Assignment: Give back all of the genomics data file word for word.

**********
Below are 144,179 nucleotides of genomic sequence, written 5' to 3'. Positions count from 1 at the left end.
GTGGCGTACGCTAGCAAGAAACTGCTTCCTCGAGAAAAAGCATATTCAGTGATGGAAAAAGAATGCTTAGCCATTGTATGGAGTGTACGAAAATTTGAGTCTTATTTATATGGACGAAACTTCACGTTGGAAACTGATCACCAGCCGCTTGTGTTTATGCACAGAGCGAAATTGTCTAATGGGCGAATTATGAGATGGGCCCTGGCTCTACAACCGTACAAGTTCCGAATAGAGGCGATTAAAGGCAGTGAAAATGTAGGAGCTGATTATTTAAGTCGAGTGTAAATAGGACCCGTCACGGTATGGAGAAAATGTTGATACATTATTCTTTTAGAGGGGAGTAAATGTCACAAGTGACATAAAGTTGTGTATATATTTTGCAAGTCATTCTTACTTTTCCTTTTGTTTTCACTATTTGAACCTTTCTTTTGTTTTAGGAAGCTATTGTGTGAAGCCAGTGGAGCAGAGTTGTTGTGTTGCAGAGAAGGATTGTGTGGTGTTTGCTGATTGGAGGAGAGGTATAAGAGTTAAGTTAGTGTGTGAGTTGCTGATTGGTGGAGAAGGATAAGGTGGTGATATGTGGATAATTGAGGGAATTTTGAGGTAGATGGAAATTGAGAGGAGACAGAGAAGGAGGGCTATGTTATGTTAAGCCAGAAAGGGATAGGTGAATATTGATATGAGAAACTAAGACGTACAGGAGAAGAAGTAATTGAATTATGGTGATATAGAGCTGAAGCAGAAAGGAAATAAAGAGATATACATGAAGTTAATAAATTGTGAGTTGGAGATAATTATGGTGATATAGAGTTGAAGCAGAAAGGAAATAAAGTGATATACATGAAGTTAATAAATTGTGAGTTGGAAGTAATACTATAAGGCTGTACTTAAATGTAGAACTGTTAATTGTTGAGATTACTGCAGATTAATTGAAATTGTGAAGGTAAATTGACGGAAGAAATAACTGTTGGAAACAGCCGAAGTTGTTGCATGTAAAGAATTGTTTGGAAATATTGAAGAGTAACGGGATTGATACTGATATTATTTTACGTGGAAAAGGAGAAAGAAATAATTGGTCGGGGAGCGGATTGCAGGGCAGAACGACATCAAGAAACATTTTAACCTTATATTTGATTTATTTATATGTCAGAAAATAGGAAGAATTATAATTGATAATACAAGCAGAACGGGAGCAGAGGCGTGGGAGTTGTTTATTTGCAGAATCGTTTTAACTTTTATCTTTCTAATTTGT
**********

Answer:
Below are 144,179 nucleotides of genomic sequence, written 5' to 3'. Positions count from 1 at the left end.
GTGGCGTACGCTAGCAAGAAACTGCTTCCTCGAGAAAAAGCATATTCAGTGATGGAAAAAGAATGCTTAGCCATTGTATGGAGTGTACGAAAATTTGAGTCTTATTTATATGGACGAAACTTCACGTTGGAAACTGATCACCAGCCGCTTGTGTTTATGCACAGAGCGAAATTGTCTAATGGGCGAATTATGAGATGGGCCCTGGCTCTACAACCGTACAAGTTCCGAATAGAGGCGATTAAAGGCAGTGAAAATGTAGGAGCTGATTATTTAAGTCGAGTGTAAATAGGACCCGTCACGGTATGGAGAAAATGTTGATACATTATTCTTTTAGAGGGGAGTAAATGTCACAAGTGACATAAAGTTGTGTATATATTTTGCAAGTCATTCTTACTTTTCCTTTTGTTTTCACTATTTGAACCTTTCTTTTGTTTTAGGAAGCTATTGTGTGAAGCCAGTGGAGCAGAGTTGTTGTGTTGCAGAGAAGGATTGTGTGGTGTTTGCTGATTGGAGGAGAGGTATAAGAGTTAAGTTAGTGTGTGAGTTGCTGATTGGTGGAGAAGGATAAGGTGGTGATATGTGGATAATTGAGGGAATTTTGAGGTAGATGGAAATTGAGAGGAGACAGAGAAGGAGGGCTATGTTATGTTAAGCCAGAAAGGGATAGGTGAATATTGATATGAGAAACTAAGACGTACAGGAGAAGAAGTAATTGAATTATGGTGATATAGAGCTGAAGCAGAAAGGAAATAAAGAGATATACATGAAGTTAATAAATTGTGAGTTGGAGATAATTATGGTGATATAGAGTTGAAGCAGAAAGGAAATAAAGTGATATACATGAAGTTAATAAATTGTGAGTTGGAAGTAATACTATAAGGCTGTACTTAAATGTAGAACTGTTAATTGTTGAGATTACTGCAGATTAATTGAAATTGTGAAGGTAAATTGACGGAAGAAATAACTGTTGGAAACAGCCGAAGTTGTTGCATGTAAAGAATTGTTTGGAAATATTGAAGAGTAACGGGATTGATACTGATATTATTTTACGTGGAAAAGGAGAAAGAAATAATTGGTCGGGGAGCGGATTGCAGGGCAGAACGACATCAAGAAACATTTTAACCTTATATTTGATTTATTTATATGTCAGAAAATAGGAAGAATTATAATTGATAATACAAGCAGAACGGGAGCAGAGGCGTGGGAGTTGTTTATTTGCAGAATCGTTTTAACTTTTATCTTTCTAATTTGT